The Highwayman’s Heart
“The wind was a torrent of darkness among the gusty trees,
The moon was a ghostly galleon tossed upon cloudy seas,
The road was a ribbon of moonlight over the purple moor,
And the highwayman came riding,
The highwayman came riding, up to the old inn-door.”
All Stanzas from The Highwayman by Alfred Noyes
Alone out in the middle of the ocean this stanza repeated itself over and over in my mind. I was scared for this crossing—what I was leaving behind was not just the town of Petit Goave, but the me of before. The me before I was witness to a country brought to its knees, before I had to leave a boy that I knew was being abused by his care takers, before I gave my heart to an orphan I called ‘Cheeks’, before 3 teenagers worked their way onto our boat and forever into our souls, and before we had to leave them sitting in their small canoe watching as our boat grew smaller and smaller in the distance. I felt alone in the ocean- the vast expanse of open water echoed the void that all of those I left had filled. The last thing that I said in Haiti was “ Moi Matrin es Tris”—meaning, my heart is sad.
How I will reconcile all of these experiences is still unknown to me. I find my heart and head wandering around the streets of Petit Goave late at night now restless in the unknown. I miss Haiti terribly.
Our time in Honduras has already been so productive- we are spread out between three clinics on the Island while also working as the doctor and medics on Aeromedical a helicopter that flies emergency victims to the main land. I have already found my little boy love- his name is Oscar and he is a gorgeous 3 year old that suffers from Down Syndrome. He is the most incredible and rambunctious little soul- unable to speak but communicates in a way that speaks directly to the heart. It’s hard for me at times, I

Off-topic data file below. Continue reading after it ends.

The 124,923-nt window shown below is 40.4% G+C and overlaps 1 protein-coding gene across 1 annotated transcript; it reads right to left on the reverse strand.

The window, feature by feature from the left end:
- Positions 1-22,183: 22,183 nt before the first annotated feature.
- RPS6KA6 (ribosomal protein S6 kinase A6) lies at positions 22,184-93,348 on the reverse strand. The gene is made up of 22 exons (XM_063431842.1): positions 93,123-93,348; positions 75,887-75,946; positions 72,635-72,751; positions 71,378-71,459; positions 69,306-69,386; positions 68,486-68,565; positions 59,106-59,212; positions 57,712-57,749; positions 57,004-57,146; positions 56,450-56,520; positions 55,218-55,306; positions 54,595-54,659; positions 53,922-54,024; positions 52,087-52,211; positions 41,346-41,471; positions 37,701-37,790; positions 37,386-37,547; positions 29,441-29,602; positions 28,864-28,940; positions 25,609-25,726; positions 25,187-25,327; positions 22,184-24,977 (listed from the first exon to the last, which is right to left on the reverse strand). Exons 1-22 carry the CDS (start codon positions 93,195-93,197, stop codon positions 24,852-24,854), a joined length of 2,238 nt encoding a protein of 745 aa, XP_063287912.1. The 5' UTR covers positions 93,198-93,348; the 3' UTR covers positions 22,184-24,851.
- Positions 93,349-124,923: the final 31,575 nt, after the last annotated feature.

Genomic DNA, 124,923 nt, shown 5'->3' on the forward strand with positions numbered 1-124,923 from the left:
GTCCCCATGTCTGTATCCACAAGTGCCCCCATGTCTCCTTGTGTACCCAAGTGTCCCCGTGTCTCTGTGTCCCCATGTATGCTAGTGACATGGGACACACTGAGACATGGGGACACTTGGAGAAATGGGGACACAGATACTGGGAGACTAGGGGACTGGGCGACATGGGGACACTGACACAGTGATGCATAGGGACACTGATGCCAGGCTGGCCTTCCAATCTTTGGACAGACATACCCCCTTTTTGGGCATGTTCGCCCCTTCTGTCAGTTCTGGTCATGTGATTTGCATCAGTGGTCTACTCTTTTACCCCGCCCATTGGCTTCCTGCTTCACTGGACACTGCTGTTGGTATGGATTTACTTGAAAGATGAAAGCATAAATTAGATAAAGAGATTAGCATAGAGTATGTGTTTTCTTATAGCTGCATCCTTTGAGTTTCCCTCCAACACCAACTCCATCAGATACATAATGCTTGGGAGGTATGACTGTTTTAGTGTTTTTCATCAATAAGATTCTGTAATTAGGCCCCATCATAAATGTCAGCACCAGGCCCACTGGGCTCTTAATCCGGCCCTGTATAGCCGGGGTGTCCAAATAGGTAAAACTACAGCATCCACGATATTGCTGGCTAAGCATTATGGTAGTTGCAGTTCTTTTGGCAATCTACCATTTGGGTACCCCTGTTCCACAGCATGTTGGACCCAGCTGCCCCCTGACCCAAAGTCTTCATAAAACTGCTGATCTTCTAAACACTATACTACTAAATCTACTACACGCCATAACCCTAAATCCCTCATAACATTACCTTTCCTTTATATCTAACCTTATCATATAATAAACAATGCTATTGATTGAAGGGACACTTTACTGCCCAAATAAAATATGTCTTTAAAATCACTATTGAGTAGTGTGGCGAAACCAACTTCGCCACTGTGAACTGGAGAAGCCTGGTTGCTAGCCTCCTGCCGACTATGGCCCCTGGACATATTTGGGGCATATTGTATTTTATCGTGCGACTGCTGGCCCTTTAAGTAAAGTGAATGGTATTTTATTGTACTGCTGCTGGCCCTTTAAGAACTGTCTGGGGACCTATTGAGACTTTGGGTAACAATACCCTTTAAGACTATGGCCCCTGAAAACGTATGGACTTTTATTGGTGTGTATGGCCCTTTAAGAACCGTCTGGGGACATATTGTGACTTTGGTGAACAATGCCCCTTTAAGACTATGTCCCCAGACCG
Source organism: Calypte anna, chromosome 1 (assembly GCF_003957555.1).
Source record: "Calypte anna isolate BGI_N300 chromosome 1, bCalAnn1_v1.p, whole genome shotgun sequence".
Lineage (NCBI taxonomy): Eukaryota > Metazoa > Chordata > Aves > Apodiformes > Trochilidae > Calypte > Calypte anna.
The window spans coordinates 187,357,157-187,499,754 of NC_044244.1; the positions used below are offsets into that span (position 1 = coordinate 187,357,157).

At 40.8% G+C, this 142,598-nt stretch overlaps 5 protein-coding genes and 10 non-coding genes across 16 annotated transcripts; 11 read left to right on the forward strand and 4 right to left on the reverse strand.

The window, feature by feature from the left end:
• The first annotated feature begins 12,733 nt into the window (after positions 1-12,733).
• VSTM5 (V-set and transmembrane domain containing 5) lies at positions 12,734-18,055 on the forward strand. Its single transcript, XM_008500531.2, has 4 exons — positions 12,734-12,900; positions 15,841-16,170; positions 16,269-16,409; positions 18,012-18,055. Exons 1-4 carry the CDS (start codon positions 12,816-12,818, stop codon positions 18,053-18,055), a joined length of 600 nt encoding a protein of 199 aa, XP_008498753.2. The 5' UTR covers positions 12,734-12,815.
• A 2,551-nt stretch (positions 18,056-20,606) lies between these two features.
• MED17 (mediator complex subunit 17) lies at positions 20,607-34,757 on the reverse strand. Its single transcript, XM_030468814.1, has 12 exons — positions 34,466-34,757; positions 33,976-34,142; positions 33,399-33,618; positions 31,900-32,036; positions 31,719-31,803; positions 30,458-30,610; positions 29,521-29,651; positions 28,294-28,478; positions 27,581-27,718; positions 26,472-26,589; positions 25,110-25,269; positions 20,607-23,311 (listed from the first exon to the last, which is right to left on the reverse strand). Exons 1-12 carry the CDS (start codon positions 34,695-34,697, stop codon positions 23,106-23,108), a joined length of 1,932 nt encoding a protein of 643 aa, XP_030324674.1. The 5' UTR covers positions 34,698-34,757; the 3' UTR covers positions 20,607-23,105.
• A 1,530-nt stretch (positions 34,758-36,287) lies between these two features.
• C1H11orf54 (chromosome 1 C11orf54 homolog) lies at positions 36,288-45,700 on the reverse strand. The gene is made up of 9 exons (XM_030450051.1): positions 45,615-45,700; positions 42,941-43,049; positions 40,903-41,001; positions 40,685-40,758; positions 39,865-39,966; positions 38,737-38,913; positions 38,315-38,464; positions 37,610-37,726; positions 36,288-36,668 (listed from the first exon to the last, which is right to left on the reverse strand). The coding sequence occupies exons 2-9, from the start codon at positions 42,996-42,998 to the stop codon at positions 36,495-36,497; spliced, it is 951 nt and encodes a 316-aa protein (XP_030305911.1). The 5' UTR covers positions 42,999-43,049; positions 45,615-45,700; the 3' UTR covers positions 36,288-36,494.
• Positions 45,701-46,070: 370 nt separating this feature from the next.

feel his little body in my arms and can feel the same warmth and heart beat that was once my Cheeks. And I know that one day I will be holding another little one and think of my time spent with Oscar– each of them holding onto a piece of my heart long after they forget the details of our time spent together.
“Look for me by moonlight;
Watch for me by moonlight;
I’ll come for thee by moonlight,t hough hell should bar the way”
I wish that I could take each of them by moonlight- take them to a place where no pain or stigma exists- I wish that the my love would ease any burden- but I am honored to be the one that holds these little wonders, still so happy and full of joy no matter of the obstacles that lay in their way. My heart, I hope in some ways, will always beat in time with theirs.
There are no safety nets in what we are doing- not for us, for our minds, and most of all for our hearts. Each of the crew will carry the joys and scars of our experiences, we will carry those that are left behind with us until our hearts stop and our bodies are freed from the confines of this life. I am lucky to have heard the laughter of children playing in the rubble piles of Haiti, to have felt the hands of a Honduran boy unable to speak grasp my fingers while fighting his way up a flight of stairs, to have seen the ocean glow green on a moonless night in the middle of the Caribbean Sea, and to have done all of it with the finest group of people I have ever know.